inside sources print logo
Get up to date Delaware Valley news in your inbox

LIGHTCAP: U.S. Government Should Require Accurate Liquor Labels

Ranked fourth nationally in the number of federally licensed distilleries, Pennsylvania is well known to the alcohol and brewery industries in this country and proud of its official heritage as the home of Yuengling, “America’s Oldest Brewery.”

Long-standing statewide efforts to ensure product quality and consumer safety in our alcohol industry have nurtured a robust marketplace for both large and small businesses. More important, stringent regulations and enforcement measures have promoted accuracy and transparency in alcohol labeling for consumers.

Our federal government can do more to make this market safer and more equitable for consumers and businesses. After more than a year of missteps and indecision, the U.S. Treasury Department and its Alcohol and Tobacco Tax and Trade Bureau (TTB) have failed to give American consumers rulemaking that updates labeling regulations in the U.S. alcohol industry.

Consumers are understandably confused, public health and safety are compromised, and smaller hard liquor distillers face uneven competitive challenges.  The TTB should take immediate steps to help improve this industry.

First, the TTB should create rules that force producers to include important information on their products. Large hard liquor distillers sell products without fully disclosing ingredients or calculating nutritional value. And they routinely neglect to specify the exact alcohol content of their products. Consumers have the right to all of this information.

Hard liquor companies also have flooded the U.S. market with mini liquor bottles, or nips, increasing sales of these 50 ML bottles by 100 percent in just three years. Easily concealed and secretly carried into airports, theaters, concerts, and other venues, mini liquor bottles readily contribute to unruly behavior, underage drinking, DUI, and other abuses that threaten public safety and wellbeing.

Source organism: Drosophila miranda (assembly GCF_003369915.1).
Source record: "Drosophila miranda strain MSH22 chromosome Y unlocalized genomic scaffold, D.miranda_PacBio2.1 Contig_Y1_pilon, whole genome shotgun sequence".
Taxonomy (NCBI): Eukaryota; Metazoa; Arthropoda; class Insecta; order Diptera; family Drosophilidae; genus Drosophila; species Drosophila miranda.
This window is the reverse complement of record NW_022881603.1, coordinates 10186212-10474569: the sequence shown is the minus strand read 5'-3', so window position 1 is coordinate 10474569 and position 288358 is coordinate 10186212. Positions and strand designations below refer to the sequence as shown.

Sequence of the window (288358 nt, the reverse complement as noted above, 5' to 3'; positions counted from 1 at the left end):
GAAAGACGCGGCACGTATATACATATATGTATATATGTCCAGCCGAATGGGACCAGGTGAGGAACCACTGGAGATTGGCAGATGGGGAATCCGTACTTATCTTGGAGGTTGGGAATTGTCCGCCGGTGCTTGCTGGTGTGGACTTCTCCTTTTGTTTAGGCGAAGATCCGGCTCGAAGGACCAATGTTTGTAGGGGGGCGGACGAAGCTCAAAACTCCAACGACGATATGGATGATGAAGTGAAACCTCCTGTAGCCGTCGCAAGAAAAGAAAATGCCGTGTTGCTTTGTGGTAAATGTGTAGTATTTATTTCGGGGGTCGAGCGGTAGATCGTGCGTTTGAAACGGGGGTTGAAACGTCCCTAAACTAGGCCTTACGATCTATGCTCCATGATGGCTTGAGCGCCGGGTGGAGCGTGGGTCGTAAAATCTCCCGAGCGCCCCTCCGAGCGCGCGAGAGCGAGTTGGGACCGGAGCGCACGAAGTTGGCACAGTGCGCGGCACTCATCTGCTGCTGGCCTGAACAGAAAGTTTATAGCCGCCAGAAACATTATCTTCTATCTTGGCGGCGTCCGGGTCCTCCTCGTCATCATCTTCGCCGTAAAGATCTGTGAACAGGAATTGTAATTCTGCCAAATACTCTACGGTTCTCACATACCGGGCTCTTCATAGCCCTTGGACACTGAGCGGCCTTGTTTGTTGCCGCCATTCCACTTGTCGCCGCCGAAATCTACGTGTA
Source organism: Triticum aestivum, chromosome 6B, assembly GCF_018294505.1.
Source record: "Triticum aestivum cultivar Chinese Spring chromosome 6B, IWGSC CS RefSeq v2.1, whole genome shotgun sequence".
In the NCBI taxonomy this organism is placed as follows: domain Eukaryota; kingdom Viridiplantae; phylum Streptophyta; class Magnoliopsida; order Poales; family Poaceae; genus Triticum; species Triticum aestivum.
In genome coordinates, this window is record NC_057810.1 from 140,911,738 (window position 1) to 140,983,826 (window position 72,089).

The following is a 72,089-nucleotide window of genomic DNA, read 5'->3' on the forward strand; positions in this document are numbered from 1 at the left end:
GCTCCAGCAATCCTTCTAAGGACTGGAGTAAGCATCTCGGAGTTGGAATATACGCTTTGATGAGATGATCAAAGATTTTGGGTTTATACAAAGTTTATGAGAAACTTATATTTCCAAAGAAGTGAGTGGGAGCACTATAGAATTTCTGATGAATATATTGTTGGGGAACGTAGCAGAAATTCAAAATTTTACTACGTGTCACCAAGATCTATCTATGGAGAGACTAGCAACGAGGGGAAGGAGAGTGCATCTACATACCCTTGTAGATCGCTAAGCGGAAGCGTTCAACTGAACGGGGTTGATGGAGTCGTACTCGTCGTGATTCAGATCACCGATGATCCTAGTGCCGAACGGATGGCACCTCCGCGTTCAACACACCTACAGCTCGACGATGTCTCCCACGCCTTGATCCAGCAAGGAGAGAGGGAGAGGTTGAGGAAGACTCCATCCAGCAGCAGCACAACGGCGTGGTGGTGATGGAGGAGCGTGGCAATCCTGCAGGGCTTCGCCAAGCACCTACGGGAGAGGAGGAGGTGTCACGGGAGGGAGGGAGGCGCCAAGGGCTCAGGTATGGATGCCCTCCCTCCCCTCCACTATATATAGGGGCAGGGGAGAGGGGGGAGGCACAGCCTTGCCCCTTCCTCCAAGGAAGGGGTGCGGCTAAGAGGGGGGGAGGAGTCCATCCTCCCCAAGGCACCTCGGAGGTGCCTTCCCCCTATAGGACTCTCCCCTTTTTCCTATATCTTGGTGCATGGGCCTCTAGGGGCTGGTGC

States such as New Mexico and Massachusetts have quickly faced this problem. New Mexico bans the sale of mini bottles for off-premises consumption and Massachusetts has given cities and towns similar authority. TTB and the federal government need to insist that alcohol content is clearly labeled on mini bottles and strictly limit their sale in sensitive places, such as airplanes and military bases.

The slow pace of TTB rulemaking for hard liquor distillers is missing another dangerous practice, in which hard liquor companies take advantage of “recognized cocktail exceptions” to avoid disclosing product ingredients. Under this protection, distillers use cocktail terms such as “Margarita” to identify the use of tequila, triple sec, and citrus – but aren’t required to disclose (often strange) additional ingredients.

Many foreign hard liquor companies get huge tax breaks for adding unusual and unknown ingredients to their hard liquor – and for making their products in the Caribbean. Rapid, uniform, and strict labeling rules issued by the TTB for large distillers and companies should end this practice.

Pennsylvania currently ensures accuracy and transparency in alcohol labeling through its Alcohol Beverage Control system, enforcing strict regulations on label content that includes brand name, type of alcohol, alcohol content, country of origin, and important warning statements. Licensed manufacturers, wholesalers, and retailers are inspected regularly to verify compliance with labeling laws.

Treasury and TTB can help protect consumers and better regulate a burgeoning industry by demanding increased transparency from distillers. As the agency considers “Labeling and Advertising of Wine, Distilled Spirits, and Malt Beverages with Alcohol Content, Nutritional Information, Major Food Allergens, and Ingredients,” it should quickly update and modernize industry labeling rules.